When you move into a new place, it’s important to get a lay of the land. You need to know pretty quickly where the grocers, hardware, doctor and barber shop are. Finding ones that you care to patronize is some times easy; others take a bit of time. For example, if you have several choices, you may have to visit all the barbers before you find one that doesn’t talk too much.
The same thing holds true with my photography. With Phoenix an hour away, I needed to learn what the locals did for supplies and how they got their work out to the public. One of our neighbors, Jane, suggested that I attend the local photography club meetings as a way to shorten my learning curve, so I did. These days, the internet is your best source for art supplies regardless of where you live. But, in Wickenburg, there is a protocol for getting work out to the public.
In Wickenburg, calls for artists are put-out through the Wickenburg Art Club (WAC), of which the photography group is a part. There are two requirements that the club has. The first is you are a club member (of course) and the second is that you be a juried artist. After moving here last year, I missed several chances to hang my work, so I decided to send examples of my work for jurring.
To submit for this process, I had to sign up at the beginning of the month to get in on the review last Saturday. I had to pick out three examples of my current work (within the last four years), and drop them off at the meeting room, framed and ready to hang. I have plenty of framed prints, but only one that was less than four years old, so I needed to pick out two newer images to print and put into frames.
I didn’t want to limit my entry to one project, so I picked out a print of Corn Power; the keystone image of my West Side project. That made life easier because I had one in the frame already .
As an example of the kind of work I’ve been doing since moving, I chose the image Posted, which has created good Web traffic.
For my last image, I selected Kluane Lake and Ruby Range, a photo that was September’s Picture of the Month. This is one of the images that I got on the Alaska trip. I was kind of partial to it, and I wanted to see it in print anyway.
After making my selections, I had to come up with some 16×20 prints. I had two obstacles to overcome. I was out of that size paper, and my large format printer hadn’t been turned on for a year. I was sure the ink was dried solid by now. Ordering a box of paper wasn’t even simple. Harmon had dropped the warm-tone version that I’m set-up for and now only offers it in cool white. That means that I’d have to create a new printer profile so the colors would come out right.
B&H Photo had a good price, so I ordered a box of paper and just beat the Rosh Hashanah holiday closing (B&H doesn’t take orders after Friday’s sundown or on holidays). With paper on its way, the next task was to get the printer up a running. My Epson 3880 replaced an earlier one that quit working because of severe ink blockage; even after replacing all the cartridges. I was very afraid that I would have the same problem with this one. After turning it on though, it printed a test page, so I ran it through several cleaning cycles before attempting to make a paper profile. It took another dozen cleaning cycles before I got a decent looking print.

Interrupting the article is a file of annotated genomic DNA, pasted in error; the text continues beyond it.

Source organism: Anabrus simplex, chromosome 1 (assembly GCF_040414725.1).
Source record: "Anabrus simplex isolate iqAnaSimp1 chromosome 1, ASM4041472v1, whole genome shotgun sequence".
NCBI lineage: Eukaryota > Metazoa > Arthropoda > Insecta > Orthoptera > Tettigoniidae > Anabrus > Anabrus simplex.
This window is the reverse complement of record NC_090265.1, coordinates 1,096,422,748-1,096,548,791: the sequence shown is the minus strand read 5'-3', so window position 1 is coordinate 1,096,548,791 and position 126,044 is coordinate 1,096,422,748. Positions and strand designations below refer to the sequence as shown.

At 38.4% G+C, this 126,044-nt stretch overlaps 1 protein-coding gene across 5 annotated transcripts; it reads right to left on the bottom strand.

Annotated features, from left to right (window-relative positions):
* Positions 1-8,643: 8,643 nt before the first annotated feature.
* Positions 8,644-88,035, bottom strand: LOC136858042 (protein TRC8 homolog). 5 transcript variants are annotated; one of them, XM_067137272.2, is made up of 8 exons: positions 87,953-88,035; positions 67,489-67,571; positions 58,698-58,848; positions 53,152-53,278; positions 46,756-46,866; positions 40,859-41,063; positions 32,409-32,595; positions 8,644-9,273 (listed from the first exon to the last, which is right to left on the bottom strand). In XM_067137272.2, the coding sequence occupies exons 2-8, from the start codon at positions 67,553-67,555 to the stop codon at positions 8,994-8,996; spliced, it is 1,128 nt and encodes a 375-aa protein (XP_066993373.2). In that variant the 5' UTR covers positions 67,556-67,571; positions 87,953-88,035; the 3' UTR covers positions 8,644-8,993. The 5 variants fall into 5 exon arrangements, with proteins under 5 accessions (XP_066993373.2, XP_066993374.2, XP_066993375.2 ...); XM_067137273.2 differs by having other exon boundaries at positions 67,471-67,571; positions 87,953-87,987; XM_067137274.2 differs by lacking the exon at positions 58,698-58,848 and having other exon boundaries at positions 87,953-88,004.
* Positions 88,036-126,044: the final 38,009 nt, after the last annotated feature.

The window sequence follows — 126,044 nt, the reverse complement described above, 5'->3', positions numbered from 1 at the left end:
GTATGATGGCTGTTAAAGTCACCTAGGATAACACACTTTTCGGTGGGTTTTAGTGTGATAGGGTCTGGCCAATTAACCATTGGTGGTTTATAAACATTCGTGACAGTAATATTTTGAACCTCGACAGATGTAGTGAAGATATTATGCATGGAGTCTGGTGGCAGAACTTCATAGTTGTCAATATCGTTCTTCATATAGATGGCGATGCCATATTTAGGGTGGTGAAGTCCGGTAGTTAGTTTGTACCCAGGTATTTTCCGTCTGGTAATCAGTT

The next step was to pick out a couple of frames. The pair that looked the best had nicks and scratches, so I would have to repaint them. That sounds easy enough, but the Krylon wouldn’t come out of the can evenly, and I had to buff them with Scotch Brite pads to get a uniform finish.
After two weeks of working diligently, I had my three framed prints and anxiously dropped them off at the hall for jurying on Saturday. We weren’t allowed to hang around and watch, because it was done behind closed doors. Three jurors examined the works, one of which was an expert in your medium, but we had no idea who they were. If only one of the three said yes to any of your three pieces, you were golden. Our only instructions were to come back at 1:00 to pick up our submitted work along with a sealed envelope which contained the Yeah or Neigh results and maybe judges notes.
Shortly after 1:00, I showed up the door where I got my envelope that I nervously shoved into my pocket. After loading Fritz with my frames, I climbed behind the wheel and fished out the results and tore open the envelope. All three pieces were marked ‘Yes’ along with some very nice notes from the jurors. What a relief. Now I am a juried Wickenburg artist. Yeah!